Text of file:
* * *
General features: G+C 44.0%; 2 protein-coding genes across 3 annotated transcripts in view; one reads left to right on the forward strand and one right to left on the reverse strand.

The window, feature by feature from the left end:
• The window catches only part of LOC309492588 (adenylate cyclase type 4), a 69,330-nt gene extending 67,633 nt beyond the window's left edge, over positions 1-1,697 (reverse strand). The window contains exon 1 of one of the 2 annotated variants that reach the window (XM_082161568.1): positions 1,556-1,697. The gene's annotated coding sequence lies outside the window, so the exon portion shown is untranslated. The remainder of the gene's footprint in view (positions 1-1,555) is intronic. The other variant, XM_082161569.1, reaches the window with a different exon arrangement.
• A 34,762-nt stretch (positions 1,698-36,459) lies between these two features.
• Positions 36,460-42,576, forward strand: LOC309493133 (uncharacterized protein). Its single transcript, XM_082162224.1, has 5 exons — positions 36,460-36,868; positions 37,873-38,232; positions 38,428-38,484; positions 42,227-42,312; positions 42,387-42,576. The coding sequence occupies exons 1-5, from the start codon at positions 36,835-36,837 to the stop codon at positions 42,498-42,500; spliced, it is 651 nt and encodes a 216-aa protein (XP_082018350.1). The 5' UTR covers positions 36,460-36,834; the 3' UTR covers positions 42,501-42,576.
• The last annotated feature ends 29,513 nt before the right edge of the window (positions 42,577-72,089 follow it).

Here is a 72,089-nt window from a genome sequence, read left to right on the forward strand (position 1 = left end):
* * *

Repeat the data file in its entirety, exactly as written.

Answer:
General features: G+C 44.0%; 2 protein-coding genes across 3 annotated transcripts in view; one reads left to right on the forward strand and one right to left on the reverse strand.

The window, feature by feature from the left end:
• The window catches only part of LOC309492588 (adenylate cyclase type 4), a 69,330-nt gene extending 67,633 nt beyond the window's left edge, over positions 1-1,697 (reverse strand). The window contains exon 1 of one of the 2 annotated variants that reach the window (XM_082161568.1): positions 1,556-1,697. The gene's annotated coding sequence lies outside the window, so the exon portion shown is untranslated. The remainder of the gene's footprint in view (positions 1-1,555) is intronic. The other variant, XM_082161569.1, reaches the window with a different exon arrangement.
• A 34,762-nt stretch (positions 1,698-36,459) lies between these two features.
• Positions 36,460-42,576, forward strand: LOC309493133 (uncharacterized protein). Its single transcript, XM_082162224.1, has 5 exons — positions 36,460-36,868; positions 37,873-38,232; positions 38,428-38,484; positions 42,227-42,312; positions 42,387-42,576. The coding sequence occupies exons 1-5, from the start codon at positions 36,835-36,837 to the stop codon at positions 42,498-42,500; spliced, it is 651 nt and encodes a 216-aa protein (XP_082018350.1). The 5' UTR covers positions 36,460-36,834; the 3' UTR covers positions 42,501-42,576.
• The last annotated feature ends 29,513 nt before the right edge of the window (positions 42,577-72,089 follow it).

Here is a 72,089-nt window from a genome sequence, read left to right on the forward strand (position 1 = left end):